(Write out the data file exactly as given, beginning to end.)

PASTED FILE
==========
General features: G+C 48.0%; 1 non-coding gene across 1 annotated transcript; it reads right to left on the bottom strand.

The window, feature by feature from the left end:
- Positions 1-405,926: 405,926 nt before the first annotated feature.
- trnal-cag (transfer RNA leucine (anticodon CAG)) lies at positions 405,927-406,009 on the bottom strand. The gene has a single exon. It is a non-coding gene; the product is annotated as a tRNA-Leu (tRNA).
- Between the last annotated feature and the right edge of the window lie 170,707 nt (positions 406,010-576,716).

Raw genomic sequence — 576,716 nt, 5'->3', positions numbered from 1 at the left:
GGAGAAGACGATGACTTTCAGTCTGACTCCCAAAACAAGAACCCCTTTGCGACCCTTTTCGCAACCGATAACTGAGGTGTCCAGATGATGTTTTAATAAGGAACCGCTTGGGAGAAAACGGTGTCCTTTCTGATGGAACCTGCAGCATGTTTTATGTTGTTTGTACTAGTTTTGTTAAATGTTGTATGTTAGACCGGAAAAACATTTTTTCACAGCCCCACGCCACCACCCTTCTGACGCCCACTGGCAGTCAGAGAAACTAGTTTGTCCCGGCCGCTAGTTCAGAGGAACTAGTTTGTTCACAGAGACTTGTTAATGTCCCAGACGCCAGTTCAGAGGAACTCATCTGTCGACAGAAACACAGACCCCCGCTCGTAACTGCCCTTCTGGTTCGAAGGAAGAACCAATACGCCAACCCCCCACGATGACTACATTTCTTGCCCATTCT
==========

General features: G+C 48.0%; 1 non-coding gene across 1 annotated transcript; it reads right to left on the bottom strand.

The window, feature by feature from the left end:
- Positions 1-405,926: 405,926 nt before the first annotated feature.
- trnal-cag (transfer RNA leucine (anticodon CAG)) lies at positions 405,927-406,009 on the bottom strand. The gene has a single exon. It is a non-coding gene; the product is annotated as a tRNA-Leu (tRNA).
- Between the last annotated feature and the right edge of the window lie 170,707 nt (positions 406,010-576,716).

Raw genomic sequence — 576,716 nt, 5'->3', positions numbered from 1 at the left:
GGAGAAGACGATGACTTTCAGTCTGACTCCCAAAACAAGAACCCCTTTGCGACCCTTTTCGCAACCGATAACTGAGGTGTCCAGATGATGTTTTAATAAGGAACCGCTTGGGAGAAAACGGTGTCCTTTCTGATGGAACCTGCAGCATGTTTTATGTTGTTTGTACTAGTTTTGTTAAATGTTGTATGTTAGACCGGAAAAACATTTTTTCACAGCCCCACGCCACCACCCTTCTGACGCCCACTGGCAGTCAGAGAAACTAGTTTGTCCCGGCCGCTAGTTCAGAGGAACTAGTTTGTTCACAGAGACTTGTTAATGTCCCAGACGCCAGTTCAGAGGAACTCATCTGTCGACAGAAACACAGACCCCCGCTCGTAACTGCCCTTCTGGTTCGAAGGAAGAACCAATACGCCAACCCCCCACGATGACTACATTTCTTGCCCATTCT